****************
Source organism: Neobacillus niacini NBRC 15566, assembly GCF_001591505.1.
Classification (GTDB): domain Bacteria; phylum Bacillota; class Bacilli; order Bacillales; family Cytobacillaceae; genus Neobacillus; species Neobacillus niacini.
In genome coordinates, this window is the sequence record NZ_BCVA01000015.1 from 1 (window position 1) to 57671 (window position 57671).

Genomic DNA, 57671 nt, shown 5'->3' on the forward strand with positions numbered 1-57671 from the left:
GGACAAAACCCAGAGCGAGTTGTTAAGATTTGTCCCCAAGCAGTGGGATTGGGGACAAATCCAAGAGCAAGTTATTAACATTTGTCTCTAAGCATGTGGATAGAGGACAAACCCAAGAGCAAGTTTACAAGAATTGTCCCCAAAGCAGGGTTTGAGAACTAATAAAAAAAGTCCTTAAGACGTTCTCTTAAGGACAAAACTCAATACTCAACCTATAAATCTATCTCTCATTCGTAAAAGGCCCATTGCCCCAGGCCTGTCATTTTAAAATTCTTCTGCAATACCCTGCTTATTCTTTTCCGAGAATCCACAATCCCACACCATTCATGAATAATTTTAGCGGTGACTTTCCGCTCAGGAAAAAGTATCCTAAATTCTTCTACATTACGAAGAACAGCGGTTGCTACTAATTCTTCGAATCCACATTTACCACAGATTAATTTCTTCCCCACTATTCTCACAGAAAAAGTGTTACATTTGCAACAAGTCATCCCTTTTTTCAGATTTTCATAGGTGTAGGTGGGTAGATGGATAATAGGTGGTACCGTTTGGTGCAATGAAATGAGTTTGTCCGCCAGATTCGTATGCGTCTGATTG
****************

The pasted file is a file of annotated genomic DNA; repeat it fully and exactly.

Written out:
Source organism: Neobacillus niacini NBRC 15566, assembly GCF_001591505.1.
Classification (GTDB): domain Bacteria; phylum Bacillota; class Bacilli; order Bacillales; family Cytobacillaceae; genus Neobacillus; species Neobacillus niacini.
In genome coordinates, this window is the sequence record NZ_BCVA01000015.1 from 1 (window position 1) to 57671 (window position 57671).

Genomic DNA, 57671 nt, shown 5'->3' on the forward strand with positions numbered 1-57671 from the left:
GGACAAAACCCAGAGCGAGTTGTTAAGATTTGTCCCCAAGCAGTGGGATTGGGGACAAATCCAAGAGCAAGTTATTAACATTTGTCTCTAAGCATGTGGATAGAGGACAAACCCAAGAGCAAGTTTACAAGAATTGTCCCCAAAGCAGGGTTTGAGAACTAATAAAAAAAGTCCTTAAGACGTTCTCTTAAGGACAAAACTCAATACTCAACCTATAAATCTATCTCTCATTCGTAAAAGGCCCATTGCCCCAGGCCTGTCATTTTAAAATTCTTCTGCAATACCCTGCTTATTCTTTTCCGAGAATCCACAATCCCACACCATTCATGAATAATTTTAGCGGTGACTTTCCGCTCAGGAAAAAGTATCCTAAATTCTTCTACATTACGAAGAACAGCGGTTGCTACTAATTCTTCGAATCCACATTTACCACAGATTAATTTCTTCCCCACTATTCTCACAGAAAAAGTGTTACATTTGCAACAAGTCATCCCTTTTTTCAGATTTTCATAGGTGTAGGTGGGTAGATGGATAATAGGTGGTACCGTTTGGTGCAATGAAATGAGTTTGTCCGCCAGATTCGTATGCGTCTGATTG